2020 was supposed to be the year of streaming. Instead, it was the year of Netflix

2020 was supposed to be the year of streaming. Instead, it was the year of Netflix

May 10, 2021

New York (CNN Business)When DeShuna Spencer sat in front of her TV to scroll through her options, she noticed a glaring problem: Nobody looked like or was representative of the people she knew. Specifically, there were no Black characters or directors with whom she felt a connection.

“I didn’t see my father, my brothers, my husband represented,” Spencer told CNN Business. “The media was really inundated with these false stereotypes.”
And so began Spencer’s hunt for a service with relatable Black content. After all, she assumed, there had to be one. For Spencer, it was also personal. At the time, she had just finished her first documentary, “Mom Interrupted,” which chronicled the loss of children from gun violence through the lens of seven mothers in the Washington DC area. It played at the Alexandria Film Festival.

    She was the only Black person there, she said.

      “I really started to see the disparity for people of color — and especially women of color — when it came to getting distribution,” Spencer said. “And so when I couldn’t find what I was looking for, a light bulb went off. I’ll start a streaming service.”

      Launching a streaming service in an already crowded market is difficult enough. What Spencer didn’t know at the time was just how hard it is for Black women to secure funding from venture capital firms — a struggle that highlights the gap marginalized founders face when it comes to access.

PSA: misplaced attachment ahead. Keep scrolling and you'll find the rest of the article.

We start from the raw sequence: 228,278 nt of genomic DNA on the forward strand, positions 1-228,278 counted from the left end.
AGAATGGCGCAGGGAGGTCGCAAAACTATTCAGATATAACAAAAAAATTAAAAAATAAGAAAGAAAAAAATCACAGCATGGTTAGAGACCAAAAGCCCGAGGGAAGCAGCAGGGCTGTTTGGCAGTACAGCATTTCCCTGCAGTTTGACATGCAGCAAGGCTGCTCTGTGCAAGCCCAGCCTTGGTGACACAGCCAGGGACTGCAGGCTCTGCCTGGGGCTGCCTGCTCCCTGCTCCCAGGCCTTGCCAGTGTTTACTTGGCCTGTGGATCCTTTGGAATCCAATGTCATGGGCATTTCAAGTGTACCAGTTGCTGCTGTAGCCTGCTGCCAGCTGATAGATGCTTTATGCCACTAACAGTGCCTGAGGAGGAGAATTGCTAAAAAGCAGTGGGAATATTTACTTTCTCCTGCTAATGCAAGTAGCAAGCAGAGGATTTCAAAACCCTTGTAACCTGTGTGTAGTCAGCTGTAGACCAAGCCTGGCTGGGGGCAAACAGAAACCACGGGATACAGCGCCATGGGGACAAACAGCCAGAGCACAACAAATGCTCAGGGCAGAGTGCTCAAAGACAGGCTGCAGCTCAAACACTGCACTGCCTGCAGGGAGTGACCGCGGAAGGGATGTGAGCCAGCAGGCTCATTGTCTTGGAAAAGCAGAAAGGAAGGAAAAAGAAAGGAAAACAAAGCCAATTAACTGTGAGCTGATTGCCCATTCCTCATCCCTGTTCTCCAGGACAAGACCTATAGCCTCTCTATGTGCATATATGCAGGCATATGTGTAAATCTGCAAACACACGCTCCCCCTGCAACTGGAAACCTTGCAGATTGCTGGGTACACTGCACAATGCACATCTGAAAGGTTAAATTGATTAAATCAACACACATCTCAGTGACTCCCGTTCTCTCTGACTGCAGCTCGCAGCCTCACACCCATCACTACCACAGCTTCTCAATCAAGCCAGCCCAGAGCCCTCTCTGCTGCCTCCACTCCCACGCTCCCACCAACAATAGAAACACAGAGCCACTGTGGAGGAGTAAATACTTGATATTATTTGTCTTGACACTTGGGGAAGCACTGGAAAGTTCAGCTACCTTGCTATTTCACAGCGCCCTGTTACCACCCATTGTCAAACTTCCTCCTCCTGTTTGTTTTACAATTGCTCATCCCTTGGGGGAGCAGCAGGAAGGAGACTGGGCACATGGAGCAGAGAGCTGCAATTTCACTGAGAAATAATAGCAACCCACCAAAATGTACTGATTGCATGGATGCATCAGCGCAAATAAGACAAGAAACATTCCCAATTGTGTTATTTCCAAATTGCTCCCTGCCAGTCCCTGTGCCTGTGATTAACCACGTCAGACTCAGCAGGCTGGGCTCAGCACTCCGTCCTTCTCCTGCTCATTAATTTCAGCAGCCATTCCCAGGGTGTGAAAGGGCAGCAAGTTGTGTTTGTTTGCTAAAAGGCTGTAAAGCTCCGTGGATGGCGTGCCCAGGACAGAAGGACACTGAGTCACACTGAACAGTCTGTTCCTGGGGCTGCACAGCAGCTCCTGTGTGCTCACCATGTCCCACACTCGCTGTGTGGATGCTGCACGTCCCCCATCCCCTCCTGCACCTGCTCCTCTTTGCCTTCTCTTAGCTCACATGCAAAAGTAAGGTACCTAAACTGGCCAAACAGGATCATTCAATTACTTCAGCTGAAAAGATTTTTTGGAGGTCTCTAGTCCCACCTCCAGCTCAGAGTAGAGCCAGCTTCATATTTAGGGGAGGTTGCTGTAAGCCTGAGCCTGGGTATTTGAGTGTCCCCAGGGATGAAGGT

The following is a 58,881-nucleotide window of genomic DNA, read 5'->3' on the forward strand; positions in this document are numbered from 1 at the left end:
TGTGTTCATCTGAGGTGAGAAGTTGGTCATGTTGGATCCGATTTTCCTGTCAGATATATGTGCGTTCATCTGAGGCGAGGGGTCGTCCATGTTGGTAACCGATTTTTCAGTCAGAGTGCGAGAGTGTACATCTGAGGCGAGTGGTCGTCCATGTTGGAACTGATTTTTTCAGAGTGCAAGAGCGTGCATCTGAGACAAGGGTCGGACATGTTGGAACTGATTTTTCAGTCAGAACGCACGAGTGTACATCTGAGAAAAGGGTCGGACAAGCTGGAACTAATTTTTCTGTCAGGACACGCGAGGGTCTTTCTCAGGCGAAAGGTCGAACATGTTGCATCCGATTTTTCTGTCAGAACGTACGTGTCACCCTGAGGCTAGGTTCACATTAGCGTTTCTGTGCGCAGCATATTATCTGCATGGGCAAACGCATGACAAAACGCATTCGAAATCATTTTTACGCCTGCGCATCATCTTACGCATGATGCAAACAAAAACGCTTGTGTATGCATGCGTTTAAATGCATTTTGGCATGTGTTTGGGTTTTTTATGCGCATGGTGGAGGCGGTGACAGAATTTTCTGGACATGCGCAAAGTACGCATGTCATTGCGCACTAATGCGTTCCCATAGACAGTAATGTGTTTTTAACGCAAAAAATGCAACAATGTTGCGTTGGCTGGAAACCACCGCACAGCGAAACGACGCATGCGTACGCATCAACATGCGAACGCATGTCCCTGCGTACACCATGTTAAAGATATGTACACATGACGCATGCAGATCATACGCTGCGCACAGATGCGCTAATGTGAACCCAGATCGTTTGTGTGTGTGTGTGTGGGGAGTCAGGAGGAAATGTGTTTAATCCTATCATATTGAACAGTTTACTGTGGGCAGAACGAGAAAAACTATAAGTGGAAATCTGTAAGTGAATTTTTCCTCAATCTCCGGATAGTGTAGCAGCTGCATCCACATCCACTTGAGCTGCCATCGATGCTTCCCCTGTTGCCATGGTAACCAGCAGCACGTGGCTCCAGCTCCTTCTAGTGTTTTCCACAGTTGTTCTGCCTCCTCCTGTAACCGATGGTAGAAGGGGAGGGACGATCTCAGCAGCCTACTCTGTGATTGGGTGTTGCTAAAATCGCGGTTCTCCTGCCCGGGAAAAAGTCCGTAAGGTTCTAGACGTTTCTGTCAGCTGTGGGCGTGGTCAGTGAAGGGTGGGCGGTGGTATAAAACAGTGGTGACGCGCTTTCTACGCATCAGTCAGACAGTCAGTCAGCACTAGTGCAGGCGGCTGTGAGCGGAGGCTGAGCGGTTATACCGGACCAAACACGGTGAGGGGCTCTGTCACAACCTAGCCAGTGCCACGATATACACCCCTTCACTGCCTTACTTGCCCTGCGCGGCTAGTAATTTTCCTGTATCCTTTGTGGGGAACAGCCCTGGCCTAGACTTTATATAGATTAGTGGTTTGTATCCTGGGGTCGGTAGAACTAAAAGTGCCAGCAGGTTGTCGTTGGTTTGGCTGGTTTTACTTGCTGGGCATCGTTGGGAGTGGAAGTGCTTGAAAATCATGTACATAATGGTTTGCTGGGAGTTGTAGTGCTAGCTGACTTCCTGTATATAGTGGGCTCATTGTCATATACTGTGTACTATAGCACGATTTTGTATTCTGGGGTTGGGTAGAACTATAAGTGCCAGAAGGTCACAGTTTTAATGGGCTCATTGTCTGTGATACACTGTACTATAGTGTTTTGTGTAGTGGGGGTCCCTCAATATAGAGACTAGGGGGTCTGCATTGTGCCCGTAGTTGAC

“It’s not about just the water hoses”

      In 2015, Spencer launched kweliTV, a carefully curated collection of more than 450 streaming options that are, as the company puts it, “a true reflection of the global Black experience versus what we may sometimes see in mainstream media.” Almost a year after George Floyd’s death sparked global protests and reignited conversations about systemic racism, kweliTV’s mission -— kweli meaning “truth” in Swahili — is finding itself in an increasingly prominent position to fill a void that some dominant streaming companies have been criticized for ignoring.
      “White people need to be educated,” Spencer said, noting that mainstream platforms might stream “The Help” and “Green Book” among other films about Black experiences, but have been criticized for being cliché. “[Black people] already know that history, and we don’t necessarily need to see it over and over again.”
      Documentaries like “Negroes With Guns: Rob Williams and Black Power,” which streams on kweliTV, is just one example that illustrates how the platform better represents the Black diaspora’s experience, according to Spencer. The documentary profiles Rob Williams, a Black freedom fighter, who advocated for the Second Amendment as a means for Black people to defend themselves against violent, White mobs in the Jim Crow South.
      “This was a figure I had never heard of before,” Spencer said. “Again, this is about racism, but it’s really about fighting back. It’s not about just the water hoses.”